Ultimately, the role of an SLA is to protect the provider -- not the user -- so any remediation is usually limited to the value of service time lost. If a provider's service is disrupted or falls outside the SLA for a time, the most that users could expect is a credit for the time period the service was affected. For example, if a service goes offline for an hour, the user may be entitled to an hour's credit on the next bill. It doesn't matter what the collateral impact may have been to the user's business.

Q. Are there any signs that a colocation provider may not meet its SLA?

Look for frequent or unexpected updates to a provider's SLA. While they may be subtle, these changes can suggest areas where the provider has struggled to meet certain obligations. For example, changing a definite time period -- such as a two-hour response -- to an inconclusive phase like best effort or reasonable time can expose weaknesses.

Next, watch for changes to the provider's internal business, such as mergers and acquisitions, or changes to management staff. Mergers may trigger major changes to an existing SLA, and acquisitions can leave the provider servicing a far larger customer base.

To keep providers honest, employ third-party tools or services for SLA monitoring and enforcement. Also, cultivate relationships with alternative colocation providers and have a strategy to transition critical workloads to those alternate providers if the need arises.

Q. What are some options for SLA monitoring tools?

SLA monitoring and enforcement tools include Mindarray Systems' Minder for network performance and application monitoring; IDERA Uptime Infrastructure Monitor for SLA testing; IDERA Uptime Cloud Monitor to monitor inside and outside application program interface (API) performance; and op5 Monitor. Uptrends and Apica are also available for external website and server monitoring.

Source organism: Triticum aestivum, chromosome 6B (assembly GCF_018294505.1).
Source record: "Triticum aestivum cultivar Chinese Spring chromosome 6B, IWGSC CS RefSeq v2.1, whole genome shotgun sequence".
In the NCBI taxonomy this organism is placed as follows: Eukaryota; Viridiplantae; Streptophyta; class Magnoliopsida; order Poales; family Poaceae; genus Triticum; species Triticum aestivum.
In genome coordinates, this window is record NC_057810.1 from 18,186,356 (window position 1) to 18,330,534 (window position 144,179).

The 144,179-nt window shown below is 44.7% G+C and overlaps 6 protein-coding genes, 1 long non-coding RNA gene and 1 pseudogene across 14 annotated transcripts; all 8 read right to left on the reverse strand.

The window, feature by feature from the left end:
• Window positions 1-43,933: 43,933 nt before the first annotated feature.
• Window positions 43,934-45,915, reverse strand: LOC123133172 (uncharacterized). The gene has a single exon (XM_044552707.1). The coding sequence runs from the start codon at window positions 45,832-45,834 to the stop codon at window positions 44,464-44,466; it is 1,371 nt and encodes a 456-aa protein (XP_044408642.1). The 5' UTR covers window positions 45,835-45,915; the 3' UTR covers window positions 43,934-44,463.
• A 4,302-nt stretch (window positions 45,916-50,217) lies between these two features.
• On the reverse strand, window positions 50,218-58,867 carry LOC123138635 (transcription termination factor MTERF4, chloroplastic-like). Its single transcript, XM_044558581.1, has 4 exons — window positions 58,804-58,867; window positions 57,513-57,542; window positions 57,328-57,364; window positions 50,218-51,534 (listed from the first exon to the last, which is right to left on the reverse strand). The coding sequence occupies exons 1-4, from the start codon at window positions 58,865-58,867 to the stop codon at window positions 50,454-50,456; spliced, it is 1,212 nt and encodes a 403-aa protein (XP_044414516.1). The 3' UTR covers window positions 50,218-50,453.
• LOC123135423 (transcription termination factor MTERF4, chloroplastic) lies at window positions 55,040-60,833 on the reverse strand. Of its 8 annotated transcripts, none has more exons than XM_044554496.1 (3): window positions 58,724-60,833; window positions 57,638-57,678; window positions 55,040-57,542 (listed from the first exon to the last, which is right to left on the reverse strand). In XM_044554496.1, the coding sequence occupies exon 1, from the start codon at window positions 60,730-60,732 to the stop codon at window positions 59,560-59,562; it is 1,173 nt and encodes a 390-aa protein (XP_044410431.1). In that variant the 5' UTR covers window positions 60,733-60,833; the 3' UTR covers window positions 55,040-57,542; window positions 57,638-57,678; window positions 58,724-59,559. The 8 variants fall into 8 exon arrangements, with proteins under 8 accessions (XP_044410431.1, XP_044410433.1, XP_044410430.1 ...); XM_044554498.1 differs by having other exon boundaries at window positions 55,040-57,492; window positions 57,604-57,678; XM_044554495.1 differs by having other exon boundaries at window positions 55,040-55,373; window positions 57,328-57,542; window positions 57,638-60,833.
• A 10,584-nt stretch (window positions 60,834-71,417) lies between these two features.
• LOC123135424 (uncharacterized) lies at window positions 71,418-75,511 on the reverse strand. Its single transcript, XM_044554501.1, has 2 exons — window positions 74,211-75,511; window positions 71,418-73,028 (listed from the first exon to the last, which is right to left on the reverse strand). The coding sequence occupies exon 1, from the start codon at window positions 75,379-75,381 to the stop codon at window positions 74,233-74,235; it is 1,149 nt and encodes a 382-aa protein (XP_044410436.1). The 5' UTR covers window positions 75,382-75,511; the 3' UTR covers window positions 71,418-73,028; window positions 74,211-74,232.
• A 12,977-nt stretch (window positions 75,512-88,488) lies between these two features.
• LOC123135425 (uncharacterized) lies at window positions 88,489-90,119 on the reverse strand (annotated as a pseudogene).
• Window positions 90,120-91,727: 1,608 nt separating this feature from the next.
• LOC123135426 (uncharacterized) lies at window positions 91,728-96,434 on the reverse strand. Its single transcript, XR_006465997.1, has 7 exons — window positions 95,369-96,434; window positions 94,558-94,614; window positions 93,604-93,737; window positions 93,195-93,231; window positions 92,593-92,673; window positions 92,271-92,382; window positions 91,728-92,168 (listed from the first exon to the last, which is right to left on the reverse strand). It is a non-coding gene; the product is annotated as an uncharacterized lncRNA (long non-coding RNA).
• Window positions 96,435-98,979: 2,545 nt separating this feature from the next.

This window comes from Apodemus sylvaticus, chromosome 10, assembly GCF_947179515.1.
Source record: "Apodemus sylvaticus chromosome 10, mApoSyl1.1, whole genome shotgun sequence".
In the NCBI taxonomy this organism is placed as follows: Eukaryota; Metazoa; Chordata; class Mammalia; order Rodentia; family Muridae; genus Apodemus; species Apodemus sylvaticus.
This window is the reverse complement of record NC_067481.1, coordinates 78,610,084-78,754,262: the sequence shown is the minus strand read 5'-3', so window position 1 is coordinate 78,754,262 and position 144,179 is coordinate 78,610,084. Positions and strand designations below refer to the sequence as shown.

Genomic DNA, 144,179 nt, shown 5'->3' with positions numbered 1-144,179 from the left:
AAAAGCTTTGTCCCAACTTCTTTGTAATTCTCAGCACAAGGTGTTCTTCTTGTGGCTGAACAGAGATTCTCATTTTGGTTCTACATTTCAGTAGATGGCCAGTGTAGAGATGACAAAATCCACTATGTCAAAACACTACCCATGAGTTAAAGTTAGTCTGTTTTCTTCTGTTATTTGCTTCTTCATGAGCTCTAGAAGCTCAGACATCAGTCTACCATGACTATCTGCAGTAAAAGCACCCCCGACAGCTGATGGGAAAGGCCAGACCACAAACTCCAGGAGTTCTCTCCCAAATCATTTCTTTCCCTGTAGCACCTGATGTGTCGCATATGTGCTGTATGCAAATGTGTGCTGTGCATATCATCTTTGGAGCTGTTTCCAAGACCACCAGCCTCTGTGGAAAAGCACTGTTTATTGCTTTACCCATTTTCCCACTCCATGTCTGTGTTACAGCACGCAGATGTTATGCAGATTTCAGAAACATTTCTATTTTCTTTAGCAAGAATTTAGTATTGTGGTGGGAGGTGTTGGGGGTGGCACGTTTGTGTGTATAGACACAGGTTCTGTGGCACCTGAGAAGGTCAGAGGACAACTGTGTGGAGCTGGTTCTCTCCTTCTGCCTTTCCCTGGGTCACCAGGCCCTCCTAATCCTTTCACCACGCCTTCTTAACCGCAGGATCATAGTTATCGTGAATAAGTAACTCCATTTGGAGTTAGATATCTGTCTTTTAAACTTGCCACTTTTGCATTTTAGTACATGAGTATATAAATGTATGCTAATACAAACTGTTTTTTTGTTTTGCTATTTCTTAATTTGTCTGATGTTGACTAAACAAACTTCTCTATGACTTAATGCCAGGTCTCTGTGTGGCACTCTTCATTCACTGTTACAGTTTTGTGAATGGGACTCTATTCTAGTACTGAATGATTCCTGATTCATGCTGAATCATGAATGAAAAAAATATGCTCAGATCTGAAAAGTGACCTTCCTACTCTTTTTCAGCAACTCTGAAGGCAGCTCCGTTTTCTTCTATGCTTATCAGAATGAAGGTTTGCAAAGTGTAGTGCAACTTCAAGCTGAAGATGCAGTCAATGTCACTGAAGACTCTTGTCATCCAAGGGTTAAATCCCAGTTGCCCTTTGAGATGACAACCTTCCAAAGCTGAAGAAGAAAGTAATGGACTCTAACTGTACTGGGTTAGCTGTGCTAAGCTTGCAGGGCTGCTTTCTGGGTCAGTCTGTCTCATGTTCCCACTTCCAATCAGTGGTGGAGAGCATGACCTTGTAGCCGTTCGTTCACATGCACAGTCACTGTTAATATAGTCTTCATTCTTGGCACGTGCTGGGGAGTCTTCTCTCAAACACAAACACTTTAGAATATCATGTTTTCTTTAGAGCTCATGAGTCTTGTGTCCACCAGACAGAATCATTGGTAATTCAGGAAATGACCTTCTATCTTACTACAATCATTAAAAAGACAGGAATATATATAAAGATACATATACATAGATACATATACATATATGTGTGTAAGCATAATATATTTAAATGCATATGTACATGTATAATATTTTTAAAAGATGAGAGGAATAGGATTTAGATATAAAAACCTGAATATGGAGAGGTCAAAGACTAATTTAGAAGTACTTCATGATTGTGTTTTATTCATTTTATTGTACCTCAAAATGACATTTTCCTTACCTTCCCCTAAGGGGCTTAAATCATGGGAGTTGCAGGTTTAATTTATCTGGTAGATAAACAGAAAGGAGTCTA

Evaluate SLA monitoring tools and services to ensure they can integrate with your provider's APIs or other monitoring hooks. Contact the colocation provider and discuss the availability of external SLA monitoring and enforcement. Let the provider tell you which APIs or hooks are available, and which commercial tools and services can do the job, if any. The provider may even offer technical support for those tool integrations.

Q. Should you test an SLA to see how well the provider performs?

Some users of colocation, cloud or other services periodically stress test the support provisions of a provider's SLA. In many cases, such testing can verify that the provider's support contact information -- such as telephone, email and web support portal -- is still valid, and familiarizes users with the provider's support environment. This kind of cursory testing is fine for providers handling nonessential or low-priority services.

But colocation or other providers of critical services, such as hosting mission-critical workloads, require closer and ongoing SLA monitoring. It may be worth periodically triggering the provider's support to gauge response timing and quality. Response times for telephone calls, emails or help tickets should fall within established SLA limits. The response itself should include meaningful content, such as pointed questions and links to related knowledge base articles. If not, it's worth having a talk with the provider.

Next Steps